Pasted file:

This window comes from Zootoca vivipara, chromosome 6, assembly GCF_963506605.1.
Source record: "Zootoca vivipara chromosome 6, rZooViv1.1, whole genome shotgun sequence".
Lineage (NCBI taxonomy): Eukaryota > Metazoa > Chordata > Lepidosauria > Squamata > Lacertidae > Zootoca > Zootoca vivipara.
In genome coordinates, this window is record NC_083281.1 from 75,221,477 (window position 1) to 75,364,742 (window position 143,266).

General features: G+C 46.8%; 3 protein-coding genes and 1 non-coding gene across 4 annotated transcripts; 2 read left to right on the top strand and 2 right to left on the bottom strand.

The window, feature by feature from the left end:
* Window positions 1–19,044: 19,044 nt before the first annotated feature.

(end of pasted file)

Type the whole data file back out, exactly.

This window comes from Zootoca vivipara, chromosome 6, assembly GCF_963506605.1.
Source record: "Zootoca vivipara chromosome 6, rZooViv1.1, whole genome shotgun sequence".
Lineage (NCBI taxonomy): Eukaryota > Metazoa > Chordata > Lepidosauria > Squamata > Lacertidae > Zootoca > Zootoca vivipara.
In genome coordinates, this window is record NC_083281.1 from 75,221,477 (window position 1) to 75,364,742 (window position 143,266).

General features: G+C 46.8%; 3 protein-coding genes and 1 non-coding gene across 4 annotated transcripts; 2 read left to right on the top strand and 2 right to left on the bottom strand.

The window, feature by feature from the left end:
* Window positions 1–19,044: 19,044 nt before the first annotated feature.